After years in development, and loads of ups and downs along the way, the developers of a virtual reality mod for the original Half-Life 2 have announced a public beta that’ll be kicking off next month.
Half-Life 2: VR has been in development for so long that it was originally part of Steam’s Greenlight program back in 2017, and indeed has been worked on by some involved in the project since 2013. The slow going has been mostly due to the fact that, unlike Alyx, the game simply wasn’t designed to be played in VR, and so there are numerous sections that have been difficult if not impossible to port to a headset.
Buoyed by “overwhelmingly positive feedback from our private beta testers” in recent weeks, however, the developers have steeled themselves and now believe “that the game as it is now can not only be fully completed from start to finish, but it’s also very enjoyable to do so”.
As a result they’ve announced that next month they’ll be holding a public beta showcasing everything that’s up and running so far. Which, judging by the trailer below—that includes vehicle sections—is a lot:
By now you’ve probably got some questions, particularly about movement and vehicles, which the developer’s FAQ section has answers for:
What movement options are available?
The mod features smooth locomotion, where the direction of motion can be configured to either follow your head or any of the two controllers. Turning can be configured to be either smooth or in fixed intervals (snap turns).
There is currently no teleport movement available, and it is unclear if it will become a viable option in the future.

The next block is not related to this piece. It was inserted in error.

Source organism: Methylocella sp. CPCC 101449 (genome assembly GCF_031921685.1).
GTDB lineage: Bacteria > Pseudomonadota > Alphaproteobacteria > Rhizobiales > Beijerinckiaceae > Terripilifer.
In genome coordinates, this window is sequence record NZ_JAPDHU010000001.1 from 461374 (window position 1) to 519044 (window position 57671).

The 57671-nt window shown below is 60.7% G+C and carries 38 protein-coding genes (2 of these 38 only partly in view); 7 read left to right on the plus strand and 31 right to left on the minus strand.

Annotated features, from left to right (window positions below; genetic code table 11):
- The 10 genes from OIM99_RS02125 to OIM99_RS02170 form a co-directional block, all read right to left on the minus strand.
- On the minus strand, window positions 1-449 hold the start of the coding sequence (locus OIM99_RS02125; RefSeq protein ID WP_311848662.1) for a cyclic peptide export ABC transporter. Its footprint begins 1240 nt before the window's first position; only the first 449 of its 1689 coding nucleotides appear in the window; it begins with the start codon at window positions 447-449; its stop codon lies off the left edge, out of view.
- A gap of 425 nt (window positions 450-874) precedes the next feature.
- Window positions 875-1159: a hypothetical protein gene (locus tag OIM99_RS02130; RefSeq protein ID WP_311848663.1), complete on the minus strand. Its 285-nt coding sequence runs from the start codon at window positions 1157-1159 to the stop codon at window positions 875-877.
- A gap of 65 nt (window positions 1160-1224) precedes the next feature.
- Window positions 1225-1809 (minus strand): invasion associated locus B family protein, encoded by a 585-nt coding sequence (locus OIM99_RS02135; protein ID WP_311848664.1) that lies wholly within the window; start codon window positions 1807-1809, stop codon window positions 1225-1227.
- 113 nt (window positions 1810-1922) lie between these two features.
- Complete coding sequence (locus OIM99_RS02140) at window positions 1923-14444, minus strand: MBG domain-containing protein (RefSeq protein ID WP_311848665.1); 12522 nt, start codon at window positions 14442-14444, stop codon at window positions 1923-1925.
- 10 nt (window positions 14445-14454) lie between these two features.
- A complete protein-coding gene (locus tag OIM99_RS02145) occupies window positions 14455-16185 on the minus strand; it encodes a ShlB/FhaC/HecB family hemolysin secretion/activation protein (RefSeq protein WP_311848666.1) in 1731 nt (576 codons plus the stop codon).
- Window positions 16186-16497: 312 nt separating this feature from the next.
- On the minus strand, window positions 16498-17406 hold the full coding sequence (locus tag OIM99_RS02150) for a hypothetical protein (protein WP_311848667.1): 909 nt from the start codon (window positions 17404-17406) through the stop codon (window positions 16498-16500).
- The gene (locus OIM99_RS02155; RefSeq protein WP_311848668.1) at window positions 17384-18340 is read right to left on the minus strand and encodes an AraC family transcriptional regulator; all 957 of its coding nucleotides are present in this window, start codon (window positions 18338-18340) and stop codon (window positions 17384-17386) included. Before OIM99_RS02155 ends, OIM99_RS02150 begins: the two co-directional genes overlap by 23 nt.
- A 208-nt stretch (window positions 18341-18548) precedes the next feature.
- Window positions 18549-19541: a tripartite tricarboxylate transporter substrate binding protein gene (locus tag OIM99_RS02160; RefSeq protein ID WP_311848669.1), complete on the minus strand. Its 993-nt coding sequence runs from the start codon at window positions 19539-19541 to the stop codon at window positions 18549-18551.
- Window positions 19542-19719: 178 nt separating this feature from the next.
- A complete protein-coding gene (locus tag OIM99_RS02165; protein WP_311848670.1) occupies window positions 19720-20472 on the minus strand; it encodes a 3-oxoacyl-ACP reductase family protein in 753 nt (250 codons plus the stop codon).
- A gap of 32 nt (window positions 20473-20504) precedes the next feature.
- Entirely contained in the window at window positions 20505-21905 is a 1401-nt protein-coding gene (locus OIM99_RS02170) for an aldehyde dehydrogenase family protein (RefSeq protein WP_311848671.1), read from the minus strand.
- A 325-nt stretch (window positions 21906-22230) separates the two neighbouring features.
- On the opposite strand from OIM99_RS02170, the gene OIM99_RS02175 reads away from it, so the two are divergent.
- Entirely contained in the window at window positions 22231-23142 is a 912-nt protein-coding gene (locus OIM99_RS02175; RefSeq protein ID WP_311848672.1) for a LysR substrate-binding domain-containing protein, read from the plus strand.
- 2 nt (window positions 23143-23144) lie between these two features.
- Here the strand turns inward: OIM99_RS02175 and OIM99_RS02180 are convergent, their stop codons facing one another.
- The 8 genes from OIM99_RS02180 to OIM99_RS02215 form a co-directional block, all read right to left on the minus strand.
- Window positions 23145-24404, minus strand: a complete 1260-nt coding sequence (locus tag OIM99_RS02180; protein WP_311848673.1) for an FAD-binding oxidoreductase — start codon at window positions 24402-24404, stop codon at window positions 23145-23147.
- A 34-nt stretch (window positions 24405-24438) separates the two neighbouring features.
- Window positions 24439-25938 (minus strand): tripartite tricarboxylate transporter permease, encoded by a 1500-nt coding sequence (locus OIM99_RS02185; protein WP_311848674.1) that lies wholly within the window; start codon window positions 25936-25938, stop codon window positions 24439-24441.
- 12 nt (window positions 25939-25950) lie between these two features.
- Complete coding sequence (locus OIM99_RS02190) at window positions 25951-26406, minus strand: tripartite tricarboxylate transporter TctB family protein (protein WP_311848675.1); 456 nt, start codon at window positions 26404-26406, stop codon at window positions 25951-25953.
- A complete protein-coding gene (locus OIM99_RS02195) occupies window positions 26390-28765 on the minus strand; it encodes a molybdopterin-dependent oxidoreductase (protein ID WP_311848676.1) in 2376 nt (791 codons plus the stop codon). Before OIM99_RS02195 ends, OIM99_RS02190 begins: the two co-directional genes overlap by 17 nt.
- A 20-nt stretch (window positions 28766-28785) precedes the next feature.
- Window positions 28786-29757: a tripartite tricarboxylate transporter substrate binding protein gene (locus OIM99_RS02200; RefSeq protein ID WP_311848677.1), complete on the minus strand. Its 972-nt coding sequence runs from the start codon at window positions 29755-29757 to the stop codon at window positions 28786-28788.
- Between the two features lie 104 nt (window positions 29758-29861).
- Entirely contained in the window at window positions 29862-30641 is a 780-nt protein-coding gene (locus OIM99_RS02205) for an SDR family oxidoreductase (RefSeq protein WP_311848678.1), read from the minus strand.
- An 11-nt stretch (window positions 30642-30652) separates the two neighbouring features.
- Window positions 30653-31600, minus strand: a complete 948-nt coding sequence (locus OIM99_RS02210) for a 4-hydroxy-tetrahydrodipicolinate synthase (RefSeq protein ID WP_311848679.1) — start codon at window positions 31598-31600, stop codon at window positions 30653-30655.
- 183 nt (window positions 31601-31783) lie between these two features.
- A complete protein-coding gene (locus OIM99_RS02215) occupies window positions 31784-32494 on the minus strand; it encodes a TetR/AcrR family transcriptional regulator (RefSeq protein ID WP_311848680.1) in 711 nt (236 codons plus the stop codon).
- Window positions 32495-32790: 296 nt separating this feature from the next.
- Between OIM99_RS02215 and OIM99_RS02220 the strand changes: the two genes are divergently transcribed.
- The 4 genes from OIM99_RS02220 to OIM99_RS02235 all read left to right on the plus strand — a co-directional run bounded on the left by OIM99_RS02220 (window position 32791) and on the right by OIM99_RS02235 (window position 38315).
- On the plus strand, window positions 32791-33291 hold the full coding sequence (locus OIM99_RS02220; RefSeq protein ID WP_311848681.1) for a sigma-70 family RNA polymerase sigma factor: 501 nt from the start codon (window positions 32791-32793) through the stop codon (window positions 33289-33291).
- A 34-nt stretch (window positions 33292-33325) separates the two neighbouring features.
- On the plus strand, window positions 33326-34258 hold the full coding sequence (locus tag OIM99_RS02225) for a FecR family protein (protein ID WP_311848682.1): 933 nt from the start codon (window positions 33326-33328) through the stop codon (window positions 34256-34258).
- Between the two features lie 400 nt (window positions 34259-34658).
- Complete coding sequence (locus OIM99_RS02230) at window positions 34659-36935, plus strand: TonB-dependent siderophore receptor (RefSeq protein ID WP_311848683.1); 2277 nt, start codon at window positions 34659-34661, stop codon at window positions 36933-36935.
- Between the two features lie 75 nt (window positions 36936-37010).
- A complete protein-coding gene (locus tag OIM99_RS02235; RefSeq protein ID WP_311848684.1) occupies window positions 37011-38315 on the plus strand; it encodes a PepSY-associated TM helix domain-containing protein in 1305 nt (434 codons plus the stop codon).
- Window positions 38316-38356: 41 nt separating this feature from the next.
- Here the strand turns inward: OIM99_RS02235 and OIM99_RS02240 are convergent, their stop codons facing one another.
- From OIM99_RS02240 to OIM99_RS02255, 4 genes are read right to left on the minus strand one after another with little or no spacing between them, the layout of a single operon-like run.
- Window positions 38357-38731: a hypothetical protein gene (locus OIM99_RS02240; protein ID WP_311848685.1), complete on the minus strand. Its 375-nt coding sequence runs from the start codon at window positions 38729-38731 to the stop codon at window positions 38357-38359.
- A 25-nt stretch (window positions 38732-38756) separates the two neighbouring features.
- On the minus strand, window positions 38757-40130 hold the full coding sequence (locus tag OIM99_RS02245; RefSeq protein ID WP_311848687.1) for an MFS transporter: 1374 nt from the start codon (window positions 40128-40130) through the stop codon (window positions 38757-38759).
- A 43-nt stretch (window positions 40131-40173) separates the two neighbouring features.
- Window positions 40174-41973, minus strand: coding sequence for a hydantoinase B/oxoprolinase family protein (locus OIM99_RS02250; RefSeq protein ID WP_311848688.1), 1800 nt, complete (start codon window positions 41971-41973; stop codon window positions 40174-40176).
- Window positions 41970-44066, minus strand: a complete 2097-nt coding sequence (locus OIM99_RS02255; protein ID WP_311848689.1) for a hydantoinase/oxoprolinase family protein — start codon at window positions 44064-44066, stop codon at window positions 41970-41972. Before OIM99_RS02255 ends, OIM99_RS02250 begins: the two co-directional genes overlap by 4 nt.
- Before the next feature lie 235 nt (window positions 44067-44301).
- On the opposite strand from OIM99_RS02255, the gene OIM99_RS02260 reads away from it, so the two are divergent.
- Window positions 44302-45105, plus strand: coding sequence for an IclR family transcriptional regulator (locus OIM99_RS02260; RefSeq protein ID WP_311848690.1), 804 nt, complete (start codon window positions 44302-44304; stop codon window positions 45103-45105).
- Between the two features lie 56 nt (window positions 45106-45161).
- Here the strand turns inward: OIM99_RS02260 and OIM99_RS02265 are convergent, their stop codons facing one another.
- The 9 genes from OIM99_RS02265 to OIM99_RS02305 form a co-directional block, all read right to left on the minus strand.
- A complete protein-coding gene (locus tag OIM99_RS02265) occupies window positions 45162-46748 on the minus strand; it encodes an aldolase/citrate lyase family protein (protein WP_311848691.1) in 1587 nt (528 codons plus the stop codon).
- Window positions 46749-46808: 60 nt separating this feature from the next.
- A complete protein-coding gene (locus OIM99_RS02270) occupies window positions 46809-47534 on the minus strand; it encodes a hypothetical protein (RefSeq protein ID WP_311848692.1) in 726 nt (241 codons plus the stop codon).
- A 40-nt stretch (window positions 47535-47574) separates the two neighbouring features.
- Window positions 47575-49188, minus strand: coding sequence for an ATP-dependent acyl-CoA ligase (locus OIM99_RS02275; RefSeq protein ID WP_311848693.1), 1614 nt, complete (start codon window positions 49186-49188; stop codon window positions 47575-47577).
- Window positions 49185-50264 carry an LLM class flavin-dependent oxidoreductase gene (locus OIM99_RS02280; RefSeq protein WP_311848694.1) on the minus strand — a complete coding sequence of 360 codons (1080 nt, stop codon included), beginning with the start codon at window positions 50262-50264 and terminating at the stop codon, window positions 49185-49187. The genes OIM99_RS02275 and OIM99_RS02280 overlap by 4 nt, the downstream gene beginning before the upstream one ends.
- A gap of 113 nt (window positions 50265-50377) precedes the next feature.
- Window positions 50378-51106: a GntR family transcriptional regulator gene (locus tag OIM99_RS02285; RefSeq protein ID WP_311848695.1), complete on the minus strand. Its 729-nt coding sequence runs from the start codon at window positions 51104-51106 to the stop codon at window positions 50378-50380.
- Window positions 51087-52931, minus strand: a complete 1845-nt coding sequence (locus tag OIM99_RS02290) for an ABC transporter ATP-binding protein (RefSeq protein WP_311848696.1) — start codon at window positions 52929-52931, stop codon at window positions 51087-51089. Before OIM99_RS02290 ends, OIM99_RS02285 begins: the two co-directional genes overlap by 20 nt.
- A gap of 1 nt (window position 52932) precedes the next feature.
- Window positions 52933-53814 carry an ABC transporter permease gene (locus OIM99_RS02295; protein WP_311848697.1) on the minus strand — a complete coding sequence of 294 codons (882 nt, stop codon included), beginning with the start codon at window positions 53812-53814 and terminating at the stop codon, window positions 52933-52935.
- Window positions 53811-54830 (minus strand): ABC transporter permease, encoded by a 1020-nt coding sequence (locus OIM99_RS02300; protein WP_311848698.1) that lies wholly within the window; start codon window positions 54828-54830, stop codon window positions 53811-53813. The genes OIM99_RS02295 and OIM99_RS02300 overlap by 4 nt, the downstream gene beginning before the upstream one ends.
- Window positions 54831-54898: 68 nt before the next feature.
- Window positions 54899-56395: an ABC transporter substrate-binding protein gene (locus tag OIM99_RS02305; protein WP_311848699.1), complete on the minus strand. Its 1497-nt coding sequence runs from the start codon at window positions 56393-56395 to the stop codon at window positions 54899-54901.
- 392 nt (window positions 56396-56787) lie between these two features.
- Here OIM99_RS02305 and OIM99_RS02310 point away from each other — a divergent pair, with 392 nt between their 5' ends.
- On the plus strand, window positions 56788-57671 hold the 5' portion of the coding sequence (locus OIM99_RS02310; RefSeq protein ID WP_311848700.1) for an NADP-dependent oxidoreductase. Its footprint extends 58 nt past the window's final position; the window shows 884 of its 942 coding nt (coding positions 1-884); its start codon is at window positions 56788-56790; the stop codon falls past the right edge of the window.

How will you handle the vehicle sections? I don’t think I can stomach them in VR.
Right now, the vehicle rides do indeed require strong VR legs. However, there are some comfort options available to help you survive them. A classic movement vignette is available and can be activated for the vehicle rides. While riding the vehicles, the borders of your screen will be blackened, reducing your field of view and reducing the impact of the motion sickness. Additionally, you can choose to experience the vehicle rides from a 3rd person camera perspective. In this mode, the camera is following the vehicle at a distance and is not directly subjected to the vehicle’s rapid movements and turns, which should reduce motion sickness dramatically. It does, however, make controlling the vehicles a little more awkward.
In the future, we may implement an additional mode where the vehicle rides are put on a virtual 2D screen in front of the user, so that everyone has a chance to get through the vehicle sections in the game. This mode would of course be less immersive than the current ones as it’d remove any 3D effect from the experience.
That virtual 2D screen option sounds ideal for anyone who gets queasy! You can read more about the project, and see which areas they’re still tackling, at its website.